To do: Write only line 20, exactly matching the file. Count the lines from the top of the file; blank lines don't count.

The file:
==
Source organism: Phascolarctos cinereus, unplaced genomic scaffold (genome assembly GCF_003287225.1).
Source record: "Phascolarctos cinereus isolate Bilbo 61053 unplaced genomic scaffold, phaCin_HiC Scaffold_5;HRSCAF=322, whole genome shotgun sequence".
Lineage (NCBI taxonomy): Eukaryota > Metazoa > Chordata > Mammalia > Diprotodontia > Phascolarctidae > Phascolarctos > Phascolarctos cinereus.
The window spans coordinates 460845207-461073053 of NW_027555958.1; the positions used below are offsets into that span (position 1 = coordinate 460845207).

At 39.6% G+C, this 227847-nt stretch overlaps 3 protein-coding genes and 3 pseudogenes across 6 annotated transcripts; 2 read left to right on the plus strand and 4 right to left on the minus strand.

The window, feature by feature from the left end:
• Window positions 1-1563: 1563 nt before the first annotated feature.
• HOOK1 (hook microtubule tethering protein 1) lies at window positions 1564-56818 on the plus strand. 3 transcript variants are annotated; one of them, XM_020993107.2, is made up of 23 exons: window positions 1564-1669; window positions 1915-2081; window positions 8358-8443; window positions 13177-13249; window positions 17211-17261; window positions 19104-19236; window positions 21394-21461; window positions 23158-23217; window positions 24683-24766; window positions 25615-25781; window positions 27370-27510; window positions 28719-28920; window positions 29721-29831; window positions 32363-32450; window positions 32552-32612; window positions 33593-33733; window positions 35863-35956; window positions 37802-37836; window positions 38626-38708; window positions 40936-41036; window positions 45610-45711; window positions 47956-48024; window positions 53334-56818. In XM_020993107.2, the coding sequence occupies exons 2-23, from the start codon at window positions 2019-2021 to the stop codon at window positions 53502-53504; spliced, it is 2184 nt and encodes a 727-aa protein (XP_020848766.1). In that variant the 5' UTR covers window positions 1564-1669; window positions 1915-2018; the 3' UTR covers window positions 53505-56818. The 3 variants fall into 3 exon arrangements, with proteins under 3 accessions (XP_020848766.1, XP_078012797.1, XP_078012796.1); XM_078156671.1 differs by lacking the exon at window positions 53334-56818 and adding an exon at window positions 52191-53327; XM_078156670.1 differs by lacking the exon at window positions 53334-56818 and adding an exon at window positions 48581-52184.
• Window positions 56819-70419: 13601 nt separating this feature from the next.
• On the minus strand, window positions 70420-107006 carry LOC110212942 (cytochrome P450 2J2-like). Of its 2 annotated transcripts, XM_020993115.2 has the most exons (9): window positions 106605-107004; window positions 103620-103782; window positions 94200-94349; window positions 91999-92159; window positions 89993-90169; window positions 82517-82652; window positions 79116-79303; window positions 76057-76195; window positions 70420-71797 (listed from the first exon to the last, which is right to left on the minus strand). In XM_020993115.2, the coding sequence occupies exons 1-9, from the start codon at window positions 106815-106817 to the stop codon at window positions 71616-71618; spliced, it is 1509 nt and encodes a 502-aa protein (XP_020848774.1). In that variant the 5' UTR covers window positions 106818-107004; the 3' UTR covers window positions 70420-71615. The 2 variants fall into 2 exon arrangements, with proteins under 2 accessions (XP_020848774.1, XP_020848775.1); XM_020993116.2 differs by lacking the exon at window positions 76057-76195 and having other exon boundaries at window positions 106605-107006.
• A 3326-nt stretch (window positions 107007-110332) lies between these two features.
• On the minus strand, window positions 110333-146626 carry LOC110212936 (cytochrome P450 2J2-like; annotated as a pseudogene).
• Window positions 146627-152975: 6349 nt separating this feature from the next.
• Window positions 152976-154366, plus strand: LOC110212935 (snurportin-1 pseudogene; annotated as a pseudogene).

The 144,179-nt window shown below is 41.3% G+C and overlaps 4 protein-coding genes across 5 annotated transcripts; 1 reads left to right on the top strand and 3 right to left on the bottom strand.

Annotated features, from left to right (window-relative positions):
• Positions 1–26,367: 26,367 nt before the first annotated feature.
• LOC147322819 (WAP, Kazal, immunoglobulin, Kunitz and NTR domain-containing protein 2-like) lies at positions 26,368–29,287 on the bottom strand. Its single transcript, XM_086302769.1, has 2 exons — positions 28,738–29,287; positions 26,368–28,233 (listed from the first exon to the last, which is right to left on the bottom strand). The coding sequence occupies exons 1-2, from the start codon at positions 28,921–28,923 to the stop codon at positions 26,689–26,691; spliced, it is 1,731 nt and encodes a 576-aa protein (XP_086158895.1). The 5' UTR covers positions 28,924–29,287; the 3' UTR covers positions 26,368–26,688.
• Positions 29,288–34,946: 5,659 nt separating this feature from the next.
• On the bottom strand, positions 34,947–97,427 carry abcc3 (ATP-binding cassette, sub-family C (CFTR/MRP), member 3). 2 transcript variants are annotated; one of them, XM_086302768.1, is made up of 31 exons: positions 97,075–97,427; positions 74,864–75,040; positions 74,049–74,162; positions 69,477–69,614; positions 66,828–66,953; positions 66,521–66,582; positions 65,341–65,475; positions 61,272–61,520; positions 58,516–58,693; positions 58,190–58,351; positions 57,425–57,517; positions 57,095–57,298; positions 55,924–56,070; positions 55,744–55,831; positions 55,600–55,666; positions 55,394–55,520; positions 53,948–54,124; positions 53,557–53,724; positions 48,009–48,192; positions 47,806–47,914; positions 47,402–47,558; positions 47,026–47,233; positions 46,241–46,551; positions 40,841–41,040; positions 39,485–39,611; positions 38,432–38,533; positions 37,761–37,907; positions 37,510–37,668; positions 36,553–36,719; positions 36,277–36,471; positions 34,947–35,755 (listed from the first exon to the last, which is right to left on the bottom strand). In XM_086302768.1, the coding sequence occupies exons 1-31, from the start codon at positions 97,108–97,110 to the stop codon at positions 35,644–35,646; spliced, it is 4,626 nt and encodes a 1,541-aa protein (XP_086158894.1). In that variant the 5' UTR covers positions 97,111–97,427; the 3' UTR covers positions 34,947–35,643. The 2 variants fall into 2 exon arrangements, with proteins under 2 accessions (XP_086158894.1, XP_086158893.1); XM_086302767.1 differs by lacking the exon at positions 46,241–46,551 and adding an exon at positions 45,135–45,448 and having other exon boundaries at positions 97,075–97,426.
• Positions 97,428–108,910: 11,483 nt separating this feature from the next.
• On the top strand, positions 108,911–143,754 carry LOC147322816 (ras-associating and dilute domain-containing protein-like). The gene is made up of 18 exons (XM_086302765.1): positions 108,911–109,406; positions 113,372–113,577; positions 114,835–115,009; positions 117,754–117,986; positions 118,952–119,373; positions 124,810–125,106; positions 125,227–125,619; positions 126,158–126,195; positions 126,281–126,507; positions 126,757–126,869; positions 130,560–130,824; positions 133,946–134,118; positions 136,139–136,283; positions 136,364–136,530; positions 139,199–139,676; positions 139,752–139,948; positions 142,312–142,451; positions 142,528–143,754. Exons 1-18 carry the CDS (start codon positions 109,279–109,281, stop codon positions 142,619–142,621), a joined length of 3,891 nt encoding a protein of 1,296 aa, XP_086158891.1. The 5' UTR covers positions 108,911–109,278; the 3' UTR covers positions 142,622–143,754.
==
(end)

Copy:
• On the bottom strand, positions 34,947–97,427 carry abcc3 (ATP-binding cassette, sub-family C (CFTR/MRP), member 3). 2 transcript variants are annotated; one of them, XM_086302768.1, is made up of 31 exons: positions 97,075–97,427; positions 74,864–75,040; positions 74,049–74,162; positions 69,477–69,614; positions 66,828–66,953; positions 66,521–66,582; positions 65,341–65,475; positions 61,272–61,520; positions 58,516–58,693; positions 58,190–58,351; positions 57,425–57,517; positions 57,095–57,298; positions 55,924–56,070; positions 55,744–55,831; positions 55,600–55,666; positions 55,394–55,520; positions 53,948–54,124; positions 53,557–53,724; positions 48,009–48,192; positions 47,806–47,914; positions 47,402–47,558; positions 47,026–47,233; positions 46,241–46,551; positions 40,841–41,040; positions 39,485–39,611; positions 38,432–38,533; positions 37,761–37,907; positions 37,510–37,668; positions 36,553–36,719; positions 36,277–36,471; positions 34,947–35,755 (listed from the first exon to the last, which is right to left on the bottom strand). In XM_086302768.1, the coding sequence occupies exons 1-31, from the start codon at positions 97,108–97,110 to the stop codon at positions 35,644–35,646; spliced, it is 4,626 nt and encodes a 1,541-aa protein (XP_086158894.1). In that variant the 5' UTR covers positions 97,111–97,427; the 3' UTR covers positions 34,947–35,643. The 2 variants fall into 2 exon arrangements, with proteins under 2 accessions (XP_086158894.1, XP_086158893.1); XM_086302767.1 differs by lacking the exon at positions 46,241–46,551 and adding an exon at positions 45,135–45,448 and having other exon boundaries at positions 97,075–97,426.